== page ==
From the jungle, with joy
Malathi Rangarajan talks to actor Sampath, who's come up with an impressive show in Aaranya Kaandam
realising a childhood dream Sampath
The international award, the hiccoughs prior to its release and the hype created helped Aaranya Kaandam open to a fair share of plaudits. And Sampath, one of the pivots in the film, is a happy man. “The responses have been amazing. We kept the interest in the film going through Facebook and Twitter, and the ploy has proved fruitful,” says Sampath. “It's an urban film, and hence a draw in cities.”
A new director, a dark story, a different screenplay… did he believe it would work? “Surely, I was floored by Kumararaja's confidence! He walked in with a bound script, with bookmarks on the pages which had the dialogue of Pasupathi — my character in the film — and literally acted out the scenes for me. So even before I went to the location, I had ‘watched' Pasupathy in action,” laughs Sampath.
When Sampath came out after the listening session, and told S. P. Charan about the director's impressive storytelling skills, his reaction was, “It made a similar impact on me. That's why I decided to produce it.”
“Charan is a maker who wants to encourage quality cinema. The urge is commendable,” Sampath observes.
At once a consummate villain and a man with conscience who plays by the rules, Sampath's character in AK has quite a few shades, which the actor portrays with élan.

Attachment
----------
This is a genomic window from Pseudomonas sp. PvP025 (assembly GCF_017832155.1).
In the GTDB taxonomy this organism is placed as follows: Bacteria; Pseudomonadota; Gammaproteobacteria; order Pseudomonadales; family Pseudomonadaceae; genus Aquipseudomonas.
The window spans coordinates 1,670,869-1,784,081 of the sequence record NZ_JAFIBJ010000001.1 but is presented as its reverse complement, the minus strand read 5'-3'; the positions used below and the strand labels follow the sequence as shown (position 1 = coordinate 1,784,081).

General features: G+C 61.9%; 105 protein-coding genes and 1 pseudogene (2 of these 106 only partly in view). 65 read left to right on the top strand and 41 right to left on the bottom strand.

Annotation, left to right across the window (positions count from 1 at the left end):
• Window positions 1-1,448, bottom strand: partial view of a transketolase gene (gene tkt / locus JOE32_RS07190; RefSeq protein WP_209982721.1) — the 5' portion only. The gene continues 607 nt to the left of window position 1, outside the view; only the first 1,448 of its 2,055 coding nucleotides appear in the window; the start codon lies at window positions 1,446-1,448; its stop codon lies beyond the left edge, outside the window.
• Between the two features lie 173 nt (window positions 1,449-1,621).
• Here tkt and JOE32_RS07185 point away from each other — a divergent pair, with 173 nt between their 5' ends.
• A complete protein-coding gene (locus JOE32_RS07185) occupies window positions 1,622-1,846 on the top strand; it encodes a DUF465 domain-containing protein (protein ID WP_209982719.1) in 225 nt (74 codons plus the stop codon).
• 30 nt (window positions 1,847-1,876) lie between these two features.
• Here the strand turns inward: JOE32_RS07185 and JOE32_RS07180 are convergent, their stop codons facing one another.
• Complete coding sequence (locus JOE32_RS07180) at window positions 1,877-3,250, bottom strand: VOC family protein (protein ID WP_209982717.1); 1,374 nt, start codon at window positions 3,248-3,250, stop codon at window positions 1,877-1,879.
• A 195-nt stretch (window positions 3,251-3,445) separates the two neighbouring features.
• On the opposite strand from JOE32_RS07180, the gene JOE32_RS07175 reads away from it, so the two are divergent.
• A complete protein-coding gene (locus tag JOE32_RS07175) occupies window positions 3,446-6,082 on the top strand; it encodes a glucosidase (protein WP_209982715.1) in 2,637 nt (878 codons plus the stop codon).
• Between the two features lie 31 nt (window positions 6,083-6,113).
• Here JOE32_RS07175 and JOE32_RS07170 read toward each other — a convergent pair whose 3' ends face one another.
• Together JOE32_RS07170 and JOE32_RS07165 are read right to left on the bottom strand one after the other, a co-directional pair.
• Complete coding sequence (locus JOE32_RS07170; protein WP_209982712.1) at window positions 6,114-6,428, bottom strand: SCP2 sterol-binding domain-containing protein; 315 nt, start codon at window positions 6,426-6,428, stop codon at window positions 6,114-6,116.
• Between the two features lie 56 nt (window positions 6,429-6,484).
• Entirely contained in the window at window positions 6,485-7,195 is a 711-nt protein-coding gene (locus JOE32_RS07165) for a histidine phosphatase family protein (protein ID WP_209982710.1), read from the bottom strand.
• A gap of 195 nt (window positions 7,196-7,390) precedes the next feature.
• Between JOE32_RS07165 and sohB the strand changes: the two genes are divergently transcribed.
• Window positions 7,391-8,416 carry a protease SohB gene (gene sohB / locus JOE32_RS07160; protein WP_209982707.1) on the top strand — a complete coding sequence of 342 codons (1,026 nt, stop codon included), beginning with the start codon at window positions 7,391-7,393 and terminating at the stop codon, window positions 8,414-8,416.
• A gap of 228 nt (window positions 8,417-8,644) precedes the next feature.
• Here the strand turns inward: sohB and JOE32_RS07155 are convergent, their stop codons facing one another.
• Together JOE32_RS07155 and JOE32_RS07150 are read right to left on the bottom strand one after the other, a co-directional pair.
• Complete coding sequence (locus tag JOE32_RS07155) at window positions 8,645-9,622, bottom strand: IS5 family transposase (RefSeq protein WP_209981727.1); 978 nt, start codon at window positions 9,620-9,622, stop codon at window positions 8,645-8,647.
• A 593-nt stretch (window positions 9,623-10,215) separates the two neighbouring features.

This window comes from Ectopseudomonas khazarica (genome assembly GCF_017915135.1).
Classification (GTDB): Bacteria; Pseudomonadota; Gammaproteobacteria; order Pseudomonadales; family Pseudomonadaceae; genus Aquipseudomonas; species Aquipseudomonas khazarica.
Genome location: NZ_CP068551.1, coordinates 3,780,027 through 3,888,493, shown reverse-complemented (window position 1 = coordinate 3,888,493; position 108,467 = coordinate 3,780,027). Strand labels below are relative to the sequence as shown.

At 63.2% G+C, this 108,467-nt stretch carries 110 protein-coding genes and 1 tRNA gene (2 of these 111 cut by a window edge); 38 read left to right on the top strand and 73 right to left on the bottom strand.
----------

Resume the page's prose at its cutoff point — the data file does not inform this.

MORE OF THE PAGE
“Your hair has to have splashes of grey,” Kumararaja told him, and Sampath was game. As long as the role is worthwhile he doesn't mind makeovers.
Even when the first shot was being canned, Sampath knew that Aaranya Kaandam would be talked about. “The monitor told me enough about the director's potential,” he says. And Sampath can't stop wondering at Kumararaja's incredible patience. “He's a perfectionist. I'm supposed to be a taciturn guy in the film and he ensured I behaved every inch the part. ‘After AK I've really become so,' I would keep kidding him.”
Isn't the dialogue in AK coarse? “But that's the city gangsters' lingo. They don't look at it as foul language. And we had to use expletives to get into the skin of the characters,” he defends.
Sampath is in awe of Jackie Shroff, who plays the underworld kingpin in AK. “A veteran who's done 180 films, Jackie is a rock star, simple and easy to work with!”
The actor enters Telugu with Vishnu Vardhan's next film which has Pawan Kalyan in the lead. “I waited for a solid role to launch myself in Telugu,” he says. Incidentally, how come he played a blink-and-miss part in Eththan? “That was for a friend. Sometimes it's inevitable,” he shrugs.
Sampath isn't the Page 3 type. “Yeah, I don't party. Becoming an actor was a childhood dream. Now that it's happened I prefer to remain focussed. And I'm a responsible, doting dad. I don't want my daughter in boarding school to think her father is frittering away his time,” he explains.
Does he feel recognition has taken long to come his way? “Not at all, I believe in destiny,” is Sampath's philosophical stand.
“Films such as AK deserve to win. It's a dream factory out there, with films being churned out by the dozen every week. Filmgoers should support good cinema. That alone will help makers with potential,” he says.
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